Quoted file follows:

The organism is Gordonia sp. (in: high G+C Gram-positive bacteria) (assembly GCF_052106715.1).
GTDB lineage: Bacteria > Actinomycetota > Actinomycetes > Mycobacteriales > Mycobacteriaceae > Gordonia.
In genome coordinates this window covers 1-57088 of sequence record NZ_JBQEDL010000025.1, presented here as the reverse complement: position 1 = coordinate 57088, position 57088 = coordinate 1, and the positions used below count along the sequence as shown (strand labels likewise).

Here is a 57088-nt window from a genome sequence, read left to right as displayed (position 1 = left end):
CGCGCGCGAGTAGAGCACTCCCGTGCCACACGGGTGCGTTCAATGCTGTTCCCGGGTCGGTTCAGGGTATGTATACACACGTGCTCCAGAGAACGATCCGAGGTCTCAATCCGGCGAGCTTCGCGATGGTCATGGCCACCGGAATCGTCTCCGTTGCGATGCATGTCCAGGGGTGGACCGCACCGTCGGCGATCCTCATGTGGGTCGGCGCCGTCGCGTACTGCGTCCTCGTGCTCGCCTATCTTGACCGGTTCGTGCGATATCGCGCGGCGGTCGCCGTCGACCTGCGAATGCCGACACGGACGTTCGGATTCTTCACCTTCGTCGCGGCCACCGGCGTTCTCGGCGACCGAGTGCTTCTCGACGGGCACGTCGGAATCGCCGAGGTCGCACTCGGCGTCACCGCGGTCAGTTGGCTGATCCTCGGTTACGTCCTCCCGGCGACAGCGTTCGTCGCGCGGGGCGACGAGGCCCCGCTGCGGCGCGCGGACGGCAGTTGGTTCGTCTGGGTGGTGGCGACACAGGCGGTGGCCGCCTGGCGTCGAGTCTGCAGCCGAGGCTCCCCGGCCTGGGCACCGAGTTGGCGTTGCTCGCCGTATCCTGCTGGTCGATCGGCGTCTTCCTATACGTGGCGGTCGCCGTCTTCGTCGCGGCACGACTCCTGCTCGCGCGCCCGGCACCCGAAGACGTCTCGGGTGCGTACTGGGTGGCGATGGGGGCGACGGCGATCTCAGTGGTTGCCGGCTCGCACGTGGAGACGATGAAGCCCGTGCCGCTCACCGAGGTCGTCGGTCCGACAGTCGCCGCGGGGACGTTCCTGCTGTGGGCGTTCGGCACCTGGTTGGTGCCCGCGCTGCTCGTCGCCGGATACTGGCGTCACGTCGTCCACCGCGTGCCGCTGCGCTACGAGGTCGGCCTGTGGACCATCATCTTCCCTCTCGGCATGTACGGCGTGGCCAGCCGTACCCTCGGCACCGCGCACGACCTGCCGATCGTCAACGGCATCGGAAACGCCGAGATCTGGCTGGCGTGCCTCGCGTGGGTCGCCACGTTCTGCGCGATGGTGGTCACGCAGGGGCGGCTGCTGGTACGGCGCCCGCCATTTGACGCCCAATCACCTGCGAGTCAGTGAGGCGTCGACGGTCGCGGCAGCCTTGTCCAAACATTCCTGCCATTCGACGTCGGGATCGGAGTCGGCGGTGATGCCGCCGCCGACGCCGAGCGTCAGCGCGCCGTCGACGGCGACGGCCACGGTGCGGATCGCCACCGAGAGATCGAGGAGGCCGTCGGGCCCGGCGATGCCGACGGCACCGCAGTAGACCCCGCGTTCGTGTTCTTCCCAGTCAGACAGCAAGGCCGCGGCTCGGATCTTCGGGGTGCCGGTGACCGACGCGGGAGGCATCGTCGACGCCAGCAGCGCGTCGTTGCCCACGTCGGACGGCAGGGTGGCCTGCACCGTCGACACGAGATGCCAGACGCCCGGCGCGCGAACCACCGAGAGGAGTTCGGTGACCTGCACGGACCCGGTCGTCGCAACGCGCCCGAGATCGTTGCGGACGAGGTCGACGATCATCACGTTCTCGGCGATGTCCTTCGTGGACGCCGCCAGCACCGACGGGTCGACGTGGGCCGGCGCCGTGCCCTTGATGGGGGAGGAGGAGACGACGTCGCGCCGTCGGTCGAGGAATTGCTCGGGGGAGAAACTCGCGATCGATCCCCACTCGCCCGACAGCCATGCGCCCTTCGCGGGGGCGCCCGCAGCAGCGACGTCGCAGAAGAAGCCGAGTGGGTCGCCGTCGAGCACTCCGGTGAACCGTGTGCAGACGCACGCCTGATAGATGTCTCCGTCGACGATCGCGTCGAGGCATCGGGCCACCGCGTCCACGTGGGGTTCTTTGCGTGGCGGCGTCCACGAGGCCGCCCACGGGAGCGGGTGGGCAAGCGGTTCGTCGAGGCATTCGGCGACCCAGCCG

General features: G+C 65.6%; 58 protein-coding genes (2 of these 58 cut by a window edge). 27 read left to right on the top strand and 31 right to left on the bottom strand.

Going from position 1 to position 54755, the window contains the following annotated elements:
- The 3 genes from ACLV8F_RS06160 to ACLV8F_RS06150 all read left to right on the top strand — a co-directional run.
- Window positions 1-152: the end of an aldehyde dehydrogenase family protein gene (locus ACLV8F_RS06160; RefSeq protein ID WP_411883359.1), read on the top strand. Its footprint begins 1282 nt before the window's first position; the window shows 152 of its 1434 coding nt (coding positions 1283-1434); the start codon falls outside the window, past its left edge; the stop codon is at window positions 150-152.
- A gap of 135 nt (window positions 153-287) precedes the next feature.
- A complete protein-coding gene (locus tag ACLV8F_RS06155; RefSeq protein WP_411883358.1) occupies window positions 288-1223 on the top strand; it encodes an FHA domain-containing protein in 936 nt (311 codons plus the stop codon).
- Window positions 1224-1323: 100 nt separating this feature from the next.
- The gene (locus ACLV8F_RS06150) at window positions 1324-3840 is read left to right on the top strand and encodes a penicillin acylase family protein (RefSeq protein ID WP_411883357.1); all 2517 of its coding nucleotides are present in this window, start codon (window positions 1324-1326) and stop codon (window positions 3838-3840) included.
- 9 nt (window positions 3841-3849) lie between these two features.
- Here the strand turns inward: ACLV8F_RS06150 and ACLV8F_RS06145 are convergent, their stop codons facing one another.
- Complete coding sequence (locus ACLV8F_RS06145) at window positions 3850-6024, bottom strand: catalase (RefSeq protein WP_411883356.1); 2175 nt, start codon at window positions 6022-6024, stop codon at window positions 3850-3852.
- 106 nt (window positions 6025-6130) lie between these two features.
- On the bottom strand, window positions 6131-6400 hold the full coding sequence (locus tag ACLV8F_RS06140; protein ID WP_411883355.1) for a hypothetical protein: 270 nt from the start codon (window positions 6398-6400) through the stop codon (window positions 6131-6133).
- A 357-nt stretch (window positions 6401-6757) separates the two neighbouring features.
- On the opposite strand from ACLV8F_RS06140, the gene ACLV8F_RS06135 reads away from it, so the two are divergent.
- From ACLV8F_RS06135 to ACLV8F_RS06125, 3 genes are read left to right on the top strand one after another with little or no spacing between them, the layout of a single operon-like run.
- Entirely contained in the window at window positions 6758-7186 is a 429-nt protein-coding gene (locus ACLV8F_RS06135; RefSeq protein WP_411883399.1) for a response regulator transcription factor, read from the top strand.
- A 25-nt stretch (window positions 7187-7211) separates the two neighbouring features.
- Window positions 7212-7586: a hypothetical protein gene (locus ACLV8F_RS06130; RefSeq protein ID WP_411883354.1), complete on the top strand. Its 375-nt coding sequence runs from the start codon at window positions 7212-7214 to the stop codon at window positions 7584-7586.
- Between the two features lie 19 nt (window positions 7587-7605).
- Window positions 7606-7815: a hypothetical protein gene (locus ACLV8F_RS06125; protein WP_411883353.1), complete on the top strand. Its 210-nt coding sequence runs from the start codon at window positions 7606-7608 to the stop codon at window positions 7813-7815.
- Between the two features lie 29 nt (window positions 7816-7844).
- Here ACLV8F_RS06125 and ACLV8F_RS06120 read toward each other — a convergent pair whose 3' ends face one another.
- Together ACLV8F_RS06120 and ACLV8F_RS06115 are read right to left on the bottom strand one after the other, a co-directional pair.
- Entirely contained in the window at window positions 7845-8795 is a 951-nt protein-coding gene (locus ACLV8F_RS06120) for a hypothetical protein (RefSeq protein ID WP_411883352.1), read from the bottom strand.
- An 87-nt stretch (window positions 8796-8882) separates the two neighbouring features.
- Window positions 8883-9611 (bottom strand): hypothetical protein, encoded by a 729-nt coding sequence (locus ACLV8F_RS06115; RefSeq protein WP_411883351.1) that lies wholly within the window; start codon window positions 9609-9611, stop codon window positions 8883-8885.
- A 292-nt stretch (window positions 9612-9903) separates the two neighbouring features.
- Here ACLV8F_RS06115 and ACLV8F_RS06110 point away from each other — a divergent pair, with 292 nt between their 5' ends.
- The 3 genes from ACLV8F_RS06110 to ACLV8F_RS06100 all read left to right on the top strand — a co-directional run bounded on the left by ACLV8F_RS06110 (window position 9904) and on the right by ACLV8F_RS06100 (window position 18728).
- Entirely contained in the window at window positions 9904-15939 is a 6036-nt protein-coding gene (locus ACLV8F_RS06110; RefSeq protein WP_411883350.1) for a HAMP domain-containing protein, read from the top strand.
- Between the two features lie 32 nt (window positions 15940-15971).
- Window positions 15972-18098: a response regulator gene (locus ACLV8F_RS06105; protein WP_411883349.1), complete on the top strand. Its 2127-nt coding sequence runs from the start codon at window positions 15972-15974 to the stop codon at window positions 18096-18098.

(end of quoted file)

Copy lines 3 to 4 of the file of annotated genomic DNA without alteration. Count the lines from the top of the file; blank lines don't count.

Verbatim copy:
In genome coordinates this window covers 1-57088 of sequence record NZ_JBQEDL010000025.1, presented here as the reverse complement: position 1 = coordinate 57088, position 57088 = coordinate 1, and the positions used below count along the sequence as shown (strand labels likewise).

Here is a 57088-nt window from a genome sequence, read left to right as displayed (position 1 = left end):